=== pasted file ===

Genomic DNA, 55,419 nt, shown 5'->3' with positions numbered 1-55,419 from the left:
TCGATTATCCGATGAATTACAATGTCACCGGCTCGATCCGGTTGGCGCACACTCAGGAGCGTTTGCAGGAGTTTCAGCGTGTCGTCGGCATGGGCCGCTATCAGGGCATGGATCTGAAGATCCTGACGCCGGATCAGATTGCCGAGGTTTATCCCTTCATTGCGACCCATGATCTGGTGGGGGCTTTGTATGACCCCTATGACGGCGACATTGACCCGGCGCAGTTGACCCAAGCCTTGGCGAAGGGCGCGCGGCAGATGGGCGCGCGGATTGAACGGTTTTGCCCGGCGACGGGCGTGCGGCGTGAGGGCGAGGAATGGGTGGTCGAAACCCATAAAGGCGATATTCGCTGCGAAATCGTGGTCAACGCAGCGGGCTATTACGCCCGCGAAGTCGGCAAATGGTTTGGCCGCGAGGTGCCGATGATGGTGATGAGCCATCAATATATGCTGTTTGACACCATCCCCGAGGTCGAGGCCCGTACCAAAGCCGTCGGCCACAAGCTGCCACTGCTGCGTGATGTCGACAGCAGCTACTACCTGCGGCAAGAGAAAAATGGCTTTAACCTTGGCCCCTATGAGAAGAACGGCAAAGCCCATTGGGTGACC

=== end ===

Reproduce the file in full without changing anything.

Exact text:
Genomic DNA, 55,419 nt, shown 5'->3' with positions numbered 1-55,419 from the left:
TCGATTATCCGATGAATTACAATGTCACCGGCTCGATCCGGTTGGCGCACACTCAGGAGCGTTTGCAGGAGTTTCAGCGTGTCGTCGGCATGGGCCGCTATCAGGGCATGGATCTGAAGATCCTGACGCCGGATCAGATTGCCGAGGTTTATCCCTTCATTGCGACCCATGATCTGGTGGGGGCTTTGTATGACCCCTATGACGGCGACATTGACCCGGCGCAGTTGACCCAAGCCTTGGCGAAGGGCGCGCGGCAGATGGGCGCGCGGATTGAACGGTTTTGCCCGGCGACGGGCGTGCGGCGTGAGGGCGAGGAATGGGTGGTCGAAACCCATAAAGGCGATATTCGCTGCGAAATCGTGGTCAACGCAGCGGGCTATTACGCCCGCGAAGTCGGCAAATGGTTTGGCCGCGAGGTGCCGATGATGGTGATGAGCCATCAATATATGCTGTTTGACACCATCCCCGAGGTCGAGGCCCGTACCAAAGCCGTCGGCCACAAGCTGCCACTGCTGCGTGATGTCGACAGCAGCTACTACCTGCGGCAAGAGAAAAATGGCTTTAACCTTGGCCCCTATGAGAAGAACGGCAAAGCCCATTGGGTGACC